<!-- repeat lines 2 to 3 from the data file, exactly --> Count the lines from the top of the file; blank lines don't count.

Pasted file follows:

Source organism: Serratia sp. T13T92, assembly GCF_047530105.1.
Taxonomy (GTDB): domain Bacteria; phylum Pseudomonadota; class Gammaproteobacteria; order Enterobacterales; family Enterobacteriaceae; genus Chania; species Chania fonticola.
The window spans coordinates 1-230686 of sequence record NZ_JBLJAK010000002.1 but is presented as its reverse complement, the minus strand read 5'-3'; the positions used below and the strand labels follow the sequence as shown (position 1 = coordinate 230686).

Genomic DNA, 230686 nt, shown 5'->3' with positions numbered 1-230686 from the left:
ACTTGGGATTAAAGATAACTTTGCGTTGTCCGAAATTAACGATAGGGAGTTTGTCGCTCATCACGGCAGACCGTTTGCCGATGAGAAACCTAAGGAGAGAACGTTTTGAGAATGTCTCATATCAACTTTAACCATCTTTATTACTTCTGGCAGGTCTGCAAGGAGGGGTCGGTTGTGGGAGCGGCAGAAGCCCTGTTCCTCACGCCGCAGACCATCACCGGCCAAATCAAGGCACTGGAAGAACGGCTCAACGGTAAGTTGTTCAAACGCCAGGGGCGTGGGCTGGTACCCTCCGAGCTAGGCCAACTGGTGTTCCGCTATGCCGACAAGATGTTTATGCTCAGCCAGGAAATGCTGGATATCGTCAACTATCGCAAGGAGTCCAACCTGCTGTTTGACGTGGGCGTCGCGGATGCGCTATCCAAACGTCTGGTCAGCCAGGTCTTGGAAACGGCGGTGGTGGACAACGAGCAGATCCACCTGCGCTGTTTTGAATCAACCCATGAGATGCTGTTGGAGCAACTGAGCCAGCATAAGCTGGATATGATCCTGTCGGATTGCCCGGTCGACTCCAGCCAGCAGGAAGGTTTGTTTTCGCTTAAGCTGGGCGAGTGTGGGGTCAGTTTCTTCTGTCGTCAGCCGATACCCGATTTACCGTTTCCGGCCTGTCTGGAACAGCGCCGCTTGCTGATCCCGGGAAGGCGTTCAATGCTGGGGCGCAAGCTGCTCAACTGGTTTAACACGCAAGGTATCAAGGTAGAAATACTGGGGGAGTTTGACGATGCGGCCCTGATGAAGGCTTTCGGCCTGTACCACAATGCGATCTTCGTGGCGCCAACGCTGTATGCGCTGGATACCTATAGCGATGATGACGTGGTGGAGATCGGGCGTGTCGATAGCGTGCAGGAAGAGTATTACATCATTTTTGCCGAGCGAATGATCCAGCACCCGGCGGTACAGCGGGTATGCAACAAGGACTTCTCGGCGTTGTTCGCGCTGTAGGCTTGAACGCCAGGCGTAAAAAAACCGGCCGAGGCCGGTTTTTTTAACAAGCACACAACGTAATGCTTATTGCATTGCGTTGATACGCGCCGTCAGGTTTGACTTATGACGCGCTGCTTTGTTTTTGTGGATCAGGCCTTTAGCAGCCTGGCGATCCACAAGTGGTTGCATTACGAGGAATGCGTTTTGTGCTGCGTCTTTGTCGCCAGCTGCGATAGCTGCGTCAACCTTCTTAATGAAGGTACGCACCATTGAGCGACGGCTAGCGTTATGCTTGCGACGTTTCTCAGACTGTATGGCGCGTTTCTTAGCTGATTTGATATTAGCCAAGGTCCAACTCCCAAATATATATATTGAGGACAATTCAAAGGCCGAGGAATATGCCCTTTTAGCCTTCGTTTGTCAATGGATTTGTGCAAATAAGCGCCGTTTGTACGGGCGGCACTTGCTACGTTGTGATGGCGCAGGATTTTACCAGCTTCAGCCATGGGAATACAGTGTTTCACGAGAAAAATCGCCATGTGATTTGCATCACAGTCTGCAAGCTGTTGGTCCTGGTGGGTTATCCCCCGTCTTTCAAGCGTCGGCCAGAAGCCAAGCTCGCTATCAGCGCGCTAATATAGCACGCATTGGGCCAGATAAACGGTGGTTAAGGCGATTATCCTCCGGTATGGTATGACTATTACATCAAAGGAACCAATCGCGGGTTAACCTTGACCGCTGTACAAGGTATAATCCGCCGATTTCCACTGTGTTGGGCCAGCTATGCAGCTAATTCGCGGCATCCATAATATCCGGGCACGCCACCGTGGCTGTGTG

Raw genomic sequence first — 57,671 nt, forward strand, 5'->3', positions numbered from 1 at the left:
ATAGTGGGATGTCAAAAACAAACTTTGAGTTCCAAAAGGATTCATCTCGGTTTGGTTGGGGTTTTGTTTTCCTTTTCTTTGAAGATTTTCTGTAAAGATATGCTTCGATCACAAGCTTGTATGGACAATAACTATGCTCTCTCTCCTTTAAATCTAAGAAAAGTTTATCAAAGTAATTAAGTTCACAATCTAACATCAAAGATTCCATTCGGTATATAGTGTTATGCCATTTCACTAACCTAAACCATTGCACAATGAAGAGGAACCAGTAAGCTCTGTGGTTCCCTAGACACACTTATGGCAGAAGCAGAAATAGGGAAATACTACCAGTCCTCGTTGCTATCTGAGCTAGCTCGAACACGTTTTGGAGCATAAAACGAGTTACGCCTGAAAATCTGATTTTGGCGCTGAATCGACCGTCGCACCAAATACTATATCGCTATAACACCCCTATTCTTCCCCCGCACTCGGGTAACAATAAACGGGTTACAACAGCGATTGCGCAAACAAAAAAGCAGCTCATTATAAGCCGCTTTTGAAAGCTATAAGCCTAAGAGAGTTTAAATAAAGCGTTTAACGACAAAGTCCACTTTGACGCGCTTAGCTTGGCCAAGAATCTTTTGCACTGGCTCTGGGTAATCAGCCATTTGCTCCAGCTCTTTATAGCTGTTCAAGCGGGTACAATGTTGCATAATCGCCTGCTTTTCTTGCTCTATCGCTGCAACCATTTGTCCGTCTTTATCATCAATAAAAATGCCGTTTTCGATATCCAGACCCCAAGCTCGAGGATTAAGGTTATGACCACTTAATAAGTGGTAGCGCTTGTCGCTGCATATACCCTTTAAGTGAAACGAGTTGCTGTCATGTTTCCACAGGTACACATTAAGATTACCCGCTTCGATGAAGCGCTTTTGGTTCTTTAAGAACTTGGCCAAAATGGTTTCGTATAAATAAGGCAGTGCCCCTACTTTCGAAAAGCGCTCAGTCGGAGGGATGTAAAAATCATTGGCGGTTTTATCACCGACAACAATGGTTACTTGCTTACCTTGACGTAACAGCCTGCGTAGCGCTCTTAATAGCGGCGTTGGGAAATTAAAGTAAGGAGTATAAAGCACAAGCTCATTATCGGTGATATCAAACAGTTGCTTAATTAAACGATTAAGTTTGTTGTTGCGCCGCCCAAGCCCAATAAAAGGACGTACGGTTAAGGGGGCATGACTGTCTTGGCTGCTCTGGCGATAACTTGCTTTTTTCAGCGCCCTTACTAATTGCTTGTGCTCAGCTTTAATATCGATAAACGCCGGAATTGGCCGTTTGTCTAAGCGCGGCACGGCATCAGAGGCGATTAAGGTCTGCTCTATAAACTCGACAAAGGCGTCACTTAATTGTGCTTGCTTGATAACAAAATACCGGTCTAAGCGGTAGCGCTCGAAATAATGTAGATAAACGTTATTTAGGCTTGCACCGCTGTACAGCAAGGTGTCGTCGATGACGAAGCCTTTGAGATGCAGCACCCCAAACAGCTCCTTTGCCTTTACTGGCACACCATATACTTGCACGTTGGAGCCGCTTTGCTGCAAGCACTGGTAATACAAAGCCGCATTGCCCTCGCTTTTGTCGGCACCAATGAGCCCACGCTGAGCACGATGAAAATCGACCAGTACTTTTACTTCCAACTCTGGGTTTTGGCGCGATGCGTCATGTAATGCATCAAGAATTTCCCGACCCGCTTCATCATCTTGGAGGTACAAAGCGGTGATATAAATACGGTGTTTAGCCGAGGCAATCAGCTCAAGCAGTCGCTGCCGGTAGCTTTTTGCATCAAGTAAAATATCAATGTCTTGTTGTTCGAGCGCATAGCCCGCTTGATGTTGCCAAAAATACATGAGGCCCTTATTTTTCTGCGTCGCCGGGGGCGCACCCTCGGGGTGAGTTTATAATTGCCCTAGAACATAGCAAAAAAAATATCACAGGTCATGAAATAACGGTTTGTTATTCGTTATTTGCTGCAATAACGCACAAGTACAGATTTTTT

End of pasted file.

Taxonomy (GTDB): domain Bacteria; phylum Pseudomonadota; class Gammaproteobacteria; order Enterobacterales; family Enterobacteriaceae; genus Chania; species Chania fonticola.
The window spans coordinates 1-230686 of sequence record NZ_JBLJAK010000002.1 but is presented as its reverse complement, the minus strand read 5'-3'; the positions used below and the strand labels follow the sequence as shown (position 1 = coordinate 230686).